High Fidelity (2000)

Directed by Stephen Frears

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High Fidelity has a similar energy to another John Cusack classic, 1989’s Say Anything… except that this time Cusack plays an absolute jerk, self-loathing, self-centered and, for some reason, self-assured.  Rob Gordon (Cusack) owns his own record shop somewhere in a hip area of Chicago, and while to me that smells like success, Gordon spends the entire movie wondering how he’s gone so wrong in life.  That’s because he seems to base success entirely around the ebbs and flows of his love life, and most recently he finds himself dumped by longtime girlfriend Laura (Iben Hjejle).  This sets him down a spiral in which he narrates to the camera the list of his five worst break ups and struggles to think of why they didn’t work out.

Midway through the film and through Rob’s desperate, inappropriate attempts to get Laura back his friend Liz (Joan Cusack) will ask him why he even wants Laura back?  He seems hardly to care about his past girlfriends, only what those relationships say about himself, and he similarly seems to only care about this break up because it is a blow to his ego.

It’s a great question, and from what I recall the movie never offers an adequate response.  To me it seemed we should think he doesn’t truly want her back and that he would soon realize this.  Then he could open himself up to grow as a character and get out of this self-loathing, self-centered spiral.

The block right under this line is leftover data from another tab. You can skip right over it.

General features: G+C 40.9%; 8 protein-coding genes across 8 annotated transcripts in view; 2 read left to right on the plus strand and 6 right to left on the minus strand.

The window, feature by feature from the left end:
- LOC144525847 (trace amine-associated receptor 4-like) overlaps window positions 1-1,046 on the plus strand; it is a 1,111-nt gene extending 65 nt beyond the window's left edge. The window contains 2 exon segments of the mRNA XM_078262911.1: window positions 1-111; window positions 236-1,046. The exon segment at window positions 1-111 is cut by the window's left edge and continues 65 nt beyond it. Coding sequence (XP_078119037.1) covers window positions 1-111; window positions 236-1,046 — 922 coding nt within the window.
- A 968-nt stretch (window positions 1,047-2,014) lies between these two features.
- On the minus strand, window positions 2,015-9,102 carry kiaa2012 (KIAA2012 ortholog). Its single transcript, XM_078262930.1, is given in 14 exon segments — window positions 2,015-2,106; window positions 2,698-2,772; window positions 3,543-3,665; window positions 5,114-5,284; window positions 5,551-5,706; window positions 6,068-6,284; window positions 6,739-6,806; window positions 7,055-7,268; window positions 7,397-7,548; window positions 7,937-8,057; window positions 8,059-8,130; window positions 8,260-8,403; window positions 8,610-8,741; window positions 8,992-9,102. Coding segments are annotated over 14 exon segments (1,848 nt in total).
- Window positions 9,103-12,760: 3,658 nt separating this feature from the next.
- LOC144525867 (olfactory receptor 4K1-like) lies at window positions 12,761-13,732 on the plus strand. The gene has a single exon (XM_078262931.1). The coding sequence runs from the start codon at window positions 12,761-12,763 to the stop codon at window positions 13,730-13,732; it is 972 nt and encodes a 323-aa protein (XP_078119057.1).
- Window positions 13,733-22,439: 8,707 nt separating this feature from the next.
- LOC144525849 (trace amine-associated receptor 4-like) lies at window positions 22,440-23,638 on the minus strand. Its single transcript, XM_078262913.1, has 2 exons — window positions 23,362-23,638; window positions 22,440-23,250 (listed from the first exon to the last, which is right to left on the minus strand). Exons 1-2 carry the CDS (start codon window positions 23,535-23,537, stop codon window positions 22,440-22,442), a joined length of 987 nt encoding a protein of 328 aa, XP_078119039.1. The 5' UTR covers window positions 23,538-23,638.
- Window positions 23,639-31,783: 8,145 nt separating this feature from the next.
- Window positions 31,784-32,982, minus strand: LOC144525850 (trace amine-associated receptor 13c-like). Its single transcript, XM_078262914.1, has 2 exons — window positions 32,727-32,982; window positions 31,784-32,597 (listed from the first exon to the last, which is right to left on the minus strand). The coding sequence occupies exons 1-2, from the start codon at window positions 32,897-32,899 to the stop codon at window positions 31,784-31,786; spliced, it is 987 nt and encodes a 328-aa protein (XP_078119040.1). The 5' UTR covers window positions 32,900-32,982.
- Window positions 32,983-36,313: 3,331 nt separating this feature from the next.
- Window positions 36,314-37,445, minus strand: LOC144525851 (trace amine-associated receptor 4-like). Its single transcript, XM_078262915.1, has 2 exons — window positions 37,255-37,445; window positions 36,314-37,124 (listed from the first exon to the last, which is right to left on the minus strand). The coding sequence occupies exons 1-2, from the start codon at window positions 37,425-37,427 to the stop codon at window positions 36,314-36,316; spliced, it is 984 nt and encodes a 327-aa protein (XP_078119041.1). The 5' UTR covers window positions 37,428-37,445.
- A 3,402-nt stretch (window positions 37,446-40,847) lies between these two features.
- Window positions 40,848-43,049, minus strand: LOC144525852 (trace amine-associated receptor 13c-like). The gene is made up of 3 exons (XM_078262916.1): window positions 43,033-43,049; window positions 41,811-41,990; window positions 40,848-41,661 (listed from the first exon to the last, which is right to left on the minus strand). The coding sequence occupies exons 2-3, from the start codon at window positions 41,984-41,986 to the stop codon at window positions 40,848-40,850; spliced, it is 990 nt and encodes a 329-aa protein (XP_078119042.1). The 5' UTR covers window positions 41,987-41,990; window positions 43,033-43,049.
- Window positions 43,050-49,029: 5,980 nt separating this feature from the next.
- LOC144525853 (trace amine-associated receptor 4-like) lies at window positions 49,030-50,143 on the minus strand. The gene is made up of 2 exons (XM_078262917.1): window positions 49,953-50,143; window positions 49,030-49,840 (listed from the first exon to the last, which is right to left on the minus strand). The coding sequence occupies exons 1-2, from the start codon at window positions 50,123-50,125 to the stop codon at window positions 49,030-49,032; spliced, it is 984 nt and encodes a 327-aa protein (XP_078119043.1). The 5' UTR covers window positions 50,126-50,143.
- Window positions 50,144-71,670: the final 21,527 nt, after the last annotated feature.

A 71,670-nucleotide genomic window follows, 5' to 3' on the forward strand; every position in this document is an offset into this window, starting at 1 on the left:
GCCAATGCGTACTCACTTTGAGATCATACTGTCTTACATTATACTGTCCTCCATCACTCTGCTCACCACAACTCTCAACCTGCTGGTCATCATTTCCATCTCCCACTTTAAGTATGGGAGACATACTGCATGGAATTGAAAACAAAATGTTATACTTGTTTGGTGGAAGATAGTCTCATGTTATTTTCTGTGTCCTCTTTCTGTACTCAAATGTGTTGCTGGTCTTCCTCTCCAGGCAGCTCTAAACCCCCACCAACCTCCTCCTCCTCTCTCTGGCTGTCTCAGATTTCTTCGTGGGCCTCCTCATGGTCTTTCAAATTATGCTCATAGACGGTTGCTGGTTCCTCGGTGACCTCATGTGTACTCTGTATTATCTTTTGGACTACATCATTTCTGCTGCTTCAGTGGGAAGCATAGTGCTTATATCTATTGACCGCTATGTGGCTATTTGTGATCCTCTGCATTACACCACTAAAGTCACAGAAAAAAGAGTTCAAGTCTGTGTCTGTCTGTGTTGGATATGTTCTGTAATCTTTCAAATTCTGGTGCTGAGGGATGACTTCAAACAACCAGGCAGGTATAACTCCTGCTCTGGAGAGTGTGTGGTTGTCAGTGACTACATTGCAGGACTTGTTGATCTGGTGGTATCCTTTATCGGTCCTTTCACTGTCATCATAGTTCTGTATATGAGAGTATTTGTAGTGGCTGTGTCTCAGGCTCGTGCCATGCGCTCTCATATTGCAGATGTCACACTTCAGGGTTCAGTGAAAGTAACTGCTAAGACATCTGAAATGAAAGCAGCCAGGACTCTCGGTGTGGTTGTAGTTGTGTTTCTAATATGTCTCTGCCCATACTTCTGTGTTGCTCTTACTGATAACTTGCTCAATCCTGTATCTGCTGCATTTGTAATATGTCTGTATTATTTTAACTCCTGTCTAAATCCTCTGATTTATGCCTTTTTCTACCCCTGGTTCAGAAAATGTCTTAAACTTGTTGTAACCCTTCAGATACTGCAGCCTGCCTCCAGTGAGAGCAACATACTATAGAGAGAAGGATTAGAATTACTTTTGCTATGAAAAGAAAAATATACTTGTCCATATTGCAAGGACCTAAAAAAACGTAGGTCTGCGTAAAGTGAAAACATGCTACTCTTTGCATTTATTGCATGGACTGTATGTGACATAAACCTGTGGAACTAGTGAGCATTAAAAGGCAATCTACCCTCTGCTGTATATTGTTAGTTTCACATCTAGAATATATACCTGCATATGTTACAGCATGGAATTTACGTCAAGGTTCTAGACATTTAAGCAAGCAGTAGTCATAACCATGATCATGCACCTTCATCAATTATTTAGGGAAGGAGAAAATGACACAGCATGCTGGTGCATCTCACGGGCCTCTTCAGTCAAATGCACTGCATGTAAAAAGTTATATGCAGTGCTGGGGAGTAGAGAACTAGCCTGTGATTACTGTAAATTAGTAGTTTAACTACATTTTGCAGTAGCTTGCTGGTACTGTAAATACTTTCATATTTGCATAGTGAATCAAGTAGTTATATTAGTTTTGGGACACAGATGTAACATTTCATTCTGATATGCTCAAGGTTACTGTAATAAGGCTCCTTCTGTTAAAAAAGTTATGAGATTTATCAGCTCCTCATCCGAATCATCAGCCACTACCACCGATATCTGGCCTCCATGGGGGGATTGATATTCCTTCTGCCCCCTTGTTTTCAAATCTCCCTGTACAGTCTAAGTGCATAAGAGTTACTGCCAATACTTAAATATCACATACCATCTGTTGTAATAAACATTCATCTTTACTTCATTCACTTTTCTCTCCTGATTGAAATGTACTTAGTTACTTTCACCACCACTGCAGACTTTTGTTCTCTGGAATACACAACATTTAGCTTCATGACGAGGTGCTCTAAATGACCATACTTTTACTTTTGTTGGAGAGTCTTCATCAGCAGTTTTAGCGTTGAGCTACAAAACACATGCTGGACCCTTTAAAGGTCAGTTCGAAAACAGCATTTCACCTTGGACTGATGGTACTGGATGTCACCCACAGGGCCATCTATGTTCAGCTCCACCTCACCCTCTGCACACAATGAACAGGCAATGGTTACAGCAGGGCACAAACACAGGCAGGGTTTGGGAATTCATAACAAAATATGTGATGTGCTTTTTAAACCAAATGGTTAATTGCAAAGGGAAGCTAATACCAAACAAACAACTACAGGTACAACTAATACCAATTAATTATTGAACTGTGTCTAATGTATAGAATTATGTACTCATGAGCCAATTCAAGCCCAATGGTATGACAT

But what happens?  Well he gets Laura back.

The movie does set up that their reunion might be ill-advised, but Rob refuses to pursue another possible love interest and instead commits to Laura.  It’s a fine moment, but it never quite feels earned, and when the movie ends I’m left thinking that Laura has made a huge mistake.

Taking a step back, Laura only gets back together with Rob after her father dies.  The movie suggests that grief is a clarifying emotion, I suppose, and that in this case it makes it clear to Laura that she really does love Rob.  However I’ve always assumed, in movies and in life, that grief is a sharp emotion like the honeymoon phase of a relationship.  It’s something strongly felt which will settle, hopefully, into something more sustainable overtime.  Just as the bonfire of romantic love eventually becomes a simmer, the storming ocean waves of grief soon settle until you can see your reflection in the water.

With this line of thinking, it seems that any decision Laura makes in such a state is probably ill-advised and shortsighted, and yet it’s the decision she makes which will send the film riding off into the sunset.

High Fidelity is a joyful little romp, partially because the movie understands its protagonist is a prick who needs to grow up, but the way it ends is either meant to be a sincere depiction of him completing his character arc or a subversion of the romcom formula in the same way, I’d say, (500) Days of Summer is.  In both movies the main character blames the rest of the world for his (romantic) problems and only occasionally if ever looks inward for some kind of explanation.  Both movies follow the character’s ups and downs and then end on yet another “up,” which to them feel earned but to the audience seems only a prelude to the next “down.”

Up Next: Killing Gunther (2017), Brewster McCloud (1970), Best of 2018

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